Will Learning Korean Slangs Make Me Sound Like A Native
Most people would say that learning Korean slangs is one of the best ways to actually mastering the language itself. Well, in a way, that is indeed true as the biggest advantage of learning Korean slangs is that it helps you learn the language in its most rustic and native form.
Speaking a language like a native takes a little more effort than just joining a Korean language school in Singapore. Slangs don’t really follow the way a language actually works but they find an important place in daily conversations.
Youngsters, in particular, love to use slangs and native speakers speak naturally without experiencing any difficulty. There are numerous words that native speakers use, which find no place in the language textbooks. Korean slangs are usually best learnt while conversing with your Korean friends, colleagues and business associates.
Learning Korean slangs is imperative if you wish to speak like a native. You need to know that not all slangs are a complete word in themselves; some are abbreviations as well. In this article, we will look at some of the most popular Korean slangs that will make you sound more native.
Slangs often used by native Korean speakers:
- 짱Jiang – Well, this slang is often used when one wants to tell you that it’s the best or awesome. The youngsters usually use this expression when they find something too good to be true. Usually, you will find that most schools teach this slang first out of the rest as it is the most basic slang that should be etched in your memory.
- 베프beh peuh – Yes, go ahead and tell your Korean friend that he or she is your beh peuh. The word is equivalent to the English version of it known as “BFF”, also known as Best Friend Forever. Thus, if you have a Korean friend who indeed helps you when the chips are down then you can call your friend up and tell them he or she is your beh peuh.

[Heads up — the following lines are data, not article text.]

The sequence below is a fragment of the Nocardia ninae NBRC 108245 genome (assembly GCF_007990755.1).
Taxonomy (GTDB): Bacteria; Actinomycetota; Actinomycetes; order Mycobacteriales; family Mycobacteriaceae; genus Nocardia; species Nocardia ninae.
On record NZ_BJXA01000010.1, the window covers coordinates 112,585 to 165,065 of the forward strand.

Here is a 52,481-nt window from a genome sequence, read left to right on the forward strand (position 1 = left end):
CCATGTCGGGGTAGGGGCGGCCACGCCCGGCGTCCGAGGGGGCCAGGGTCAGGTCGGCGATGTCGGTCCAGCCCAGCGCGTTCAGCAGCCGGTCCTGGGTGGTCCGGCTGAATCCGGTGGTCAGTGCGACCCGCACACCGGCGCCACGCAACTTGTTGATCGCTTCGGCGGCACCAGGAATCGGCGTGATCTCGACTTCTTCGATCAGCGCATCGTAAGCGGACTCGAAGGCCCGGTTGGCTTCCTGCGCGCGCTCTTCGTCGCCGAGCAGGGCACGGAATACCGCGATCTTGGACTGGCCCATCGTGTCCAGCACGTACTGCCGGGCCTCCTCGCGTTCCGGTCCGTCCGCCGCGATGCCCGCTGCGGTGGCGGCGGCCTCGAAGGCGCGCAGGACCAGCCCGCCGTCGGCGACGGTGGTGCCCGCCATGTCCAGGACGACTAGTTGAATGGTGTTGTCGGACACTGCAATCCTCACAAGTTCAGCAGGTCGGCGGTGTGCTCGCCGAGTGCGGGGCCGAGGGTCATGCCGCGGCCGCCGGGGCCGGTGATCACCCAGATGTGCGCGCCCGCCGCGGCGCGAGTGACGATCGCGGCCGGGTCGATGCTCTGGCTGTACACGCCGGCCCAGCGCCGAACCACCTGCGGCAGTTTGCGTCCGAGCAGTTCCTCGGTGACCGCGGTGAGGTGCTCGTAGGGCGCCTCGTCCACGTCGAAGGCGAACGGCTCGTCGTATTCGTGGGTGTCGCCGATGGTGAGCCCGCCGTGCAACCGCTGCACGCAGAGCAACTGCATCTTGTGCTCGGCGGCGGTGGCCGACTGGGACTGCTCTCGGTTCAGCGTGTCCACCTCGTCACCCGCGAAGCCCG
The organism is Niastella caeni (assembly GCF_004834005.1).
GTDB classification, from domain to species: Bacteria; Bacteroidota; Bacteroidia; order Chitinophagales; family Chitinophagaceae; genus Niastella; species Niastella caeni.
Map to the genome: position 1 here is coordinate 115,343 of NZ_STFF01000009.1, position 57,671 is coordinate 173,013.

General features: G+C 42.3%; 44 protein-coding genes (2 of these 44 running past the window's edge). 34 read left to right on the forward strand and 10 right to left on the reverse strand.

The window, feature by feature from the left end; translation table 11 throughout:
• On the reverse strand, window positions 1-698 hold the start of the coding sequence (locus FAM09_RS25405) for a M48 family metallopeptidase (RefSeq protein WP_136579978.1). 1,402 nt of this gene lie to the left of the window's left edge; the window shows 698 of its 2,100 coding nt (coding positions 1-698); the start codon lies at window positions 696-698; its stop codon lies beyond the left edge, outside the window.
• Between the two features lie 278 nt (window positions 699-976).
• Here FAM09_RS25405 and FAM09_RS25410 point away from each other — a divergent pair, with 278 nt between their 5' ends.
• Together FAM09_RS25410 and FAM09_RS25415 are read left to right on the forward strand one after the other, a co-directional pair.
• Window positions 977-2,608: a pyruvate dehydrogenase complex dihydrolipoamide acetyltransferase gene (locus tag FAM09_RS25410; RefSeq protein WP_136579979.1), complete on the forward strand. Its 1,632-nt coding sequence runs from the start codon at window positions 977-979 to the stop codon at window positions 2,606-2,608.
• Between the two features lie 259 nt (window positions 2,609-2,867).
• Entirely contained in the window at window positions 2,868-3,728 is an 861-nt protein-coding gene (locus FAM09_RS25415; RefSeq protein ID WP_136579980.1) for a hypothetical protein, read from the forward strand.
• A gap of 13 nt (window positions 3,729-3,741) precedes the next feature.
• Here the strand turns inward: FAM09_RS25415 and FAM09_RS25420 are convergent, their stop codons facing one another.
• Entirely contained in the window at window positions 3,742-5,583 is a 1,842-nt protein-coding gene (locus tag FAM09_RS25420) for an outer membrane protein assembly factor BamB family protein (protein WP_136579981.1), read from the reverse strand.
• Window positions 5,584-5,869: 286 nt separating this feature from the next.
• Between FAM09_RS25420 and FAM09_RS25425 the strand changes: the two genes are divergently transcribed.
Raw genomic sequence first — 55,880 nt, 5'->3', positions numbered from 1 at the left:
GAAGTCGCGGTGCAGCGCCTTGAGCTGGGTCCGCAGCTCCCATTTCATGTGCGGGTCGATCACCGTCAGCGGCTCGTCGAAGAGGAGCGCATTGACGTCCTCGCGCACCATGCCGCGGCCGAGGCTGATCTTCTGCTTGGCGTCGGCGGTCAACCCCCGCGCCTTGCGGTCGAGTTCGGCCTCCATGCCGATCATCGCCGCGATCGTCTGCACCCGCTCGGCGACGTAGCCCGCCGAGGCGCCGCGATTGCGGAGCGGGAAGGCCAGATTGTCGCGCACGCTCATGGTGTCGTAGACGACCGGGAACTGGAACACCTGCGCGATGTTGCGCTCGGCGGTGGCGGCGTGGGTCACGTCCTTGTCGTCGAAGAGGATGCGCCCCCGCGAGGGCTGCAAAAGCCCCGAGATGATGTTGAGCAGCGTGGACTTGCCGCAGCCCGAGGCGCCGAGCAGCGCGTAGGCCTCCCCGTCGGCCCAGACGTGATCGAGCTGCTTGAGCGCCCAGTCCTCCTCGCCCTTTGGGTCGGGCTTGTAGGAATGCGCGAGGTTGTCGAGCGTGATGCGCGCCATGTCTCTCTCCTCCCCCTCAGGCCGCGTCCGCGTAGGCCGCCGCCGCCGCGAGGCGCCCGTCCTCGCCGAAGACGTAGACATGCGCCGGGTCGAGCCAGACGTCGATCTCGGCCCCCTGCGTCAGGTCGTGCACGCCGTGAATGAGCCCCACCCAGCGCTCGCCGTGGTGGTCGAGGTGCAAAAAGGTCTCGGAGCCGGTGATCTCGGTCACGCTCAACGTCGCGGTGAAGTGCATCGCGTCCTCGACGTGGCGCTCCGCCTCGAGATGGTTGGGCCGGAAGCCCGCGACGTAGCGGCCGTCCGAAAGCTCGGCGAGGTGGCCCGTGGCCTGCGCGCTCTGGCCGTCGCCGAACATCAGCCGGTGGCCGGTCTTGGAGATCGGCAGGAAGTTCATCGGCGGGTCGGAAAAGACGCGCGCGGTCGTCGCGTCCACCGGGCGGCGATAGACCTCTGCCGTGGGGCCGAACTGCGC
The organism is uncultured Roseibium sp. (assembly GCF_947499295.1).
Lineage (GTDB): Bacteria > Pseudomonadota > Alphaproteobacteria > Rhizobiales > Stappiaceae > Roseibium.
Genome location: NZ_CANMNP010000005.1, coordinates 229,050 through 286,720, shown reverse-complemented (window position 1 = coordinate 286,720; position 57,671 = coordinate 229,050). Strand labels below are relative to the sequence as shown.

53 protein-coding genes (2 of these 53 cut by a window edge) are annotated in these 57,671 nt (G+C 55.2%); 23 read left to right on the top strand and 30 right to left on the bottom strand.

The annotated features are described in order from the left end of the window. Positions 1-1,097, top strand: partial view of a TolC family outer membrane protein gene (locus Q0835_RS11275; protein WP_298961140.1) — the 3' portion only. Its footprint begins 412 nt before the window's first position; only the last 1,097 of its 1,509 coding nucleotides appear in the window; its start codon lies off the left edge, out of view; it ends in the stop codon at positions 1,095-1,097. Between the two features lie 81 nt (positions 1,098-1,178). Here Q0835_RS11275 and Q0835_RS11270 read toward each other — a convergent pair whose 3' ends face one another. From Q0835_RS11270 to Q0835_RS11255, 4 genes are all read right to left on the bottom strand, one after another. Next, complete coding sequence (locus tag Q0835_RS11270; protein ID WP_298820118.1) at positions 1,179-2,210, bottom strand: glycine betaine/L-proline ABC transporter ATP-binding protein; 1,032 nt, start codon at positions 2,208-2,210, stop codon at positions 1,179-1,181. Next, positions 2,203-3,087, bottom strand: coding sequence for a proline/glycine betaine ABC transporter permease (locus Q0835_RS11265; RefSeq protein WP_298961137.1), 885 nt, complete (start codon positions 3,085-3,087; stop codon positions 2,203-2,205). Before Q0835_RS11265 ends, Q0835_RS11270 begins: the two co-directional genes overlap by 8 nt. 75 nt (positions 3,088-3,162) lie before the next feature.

- 대박 dae-bak – This is what you say when you’re ecstatic about something. Dae-bak is the expression used for something awesome, so don’t forget to use an exclamatory expression while using this slang. So, the next time you hear about your favourite football team winning the Champions League, you can say “Wow Dae-bak!”
- 치맥 chi-maek – The next time you go out partying with your Korean friends on a chilly winter morning, you can use the expression Chi-maek. It simply means that you’re craving for some chicken (chi) and Beer (maek).
- 헐 heul— If you have been attending Korean classes in Singapore for quite some time, you probably had the opportunity of learning this slang. It’s usually used when someone is surprised and is equivalent to the English expression, “Oh My God!”
- 콜 kol – It has the same direct meaning as the English expression, Sure or count me in. You can use this to tell your friends that you’re surely coming for a movie or event.
- 아싸 ah-ssa – It’s probably the easiest and most frequently used expression when you try to sound ecstatic. The English equivalent of this Korean expression is “Oh Yeah!”
The above are only some of the most commonly used Korean slangs; however, if you wish to sound really native then you can include more words and expressions. Pick up a couple of slangs, learn them and communicate with your Japanese peers but most importantly, have lots of fun while doing it.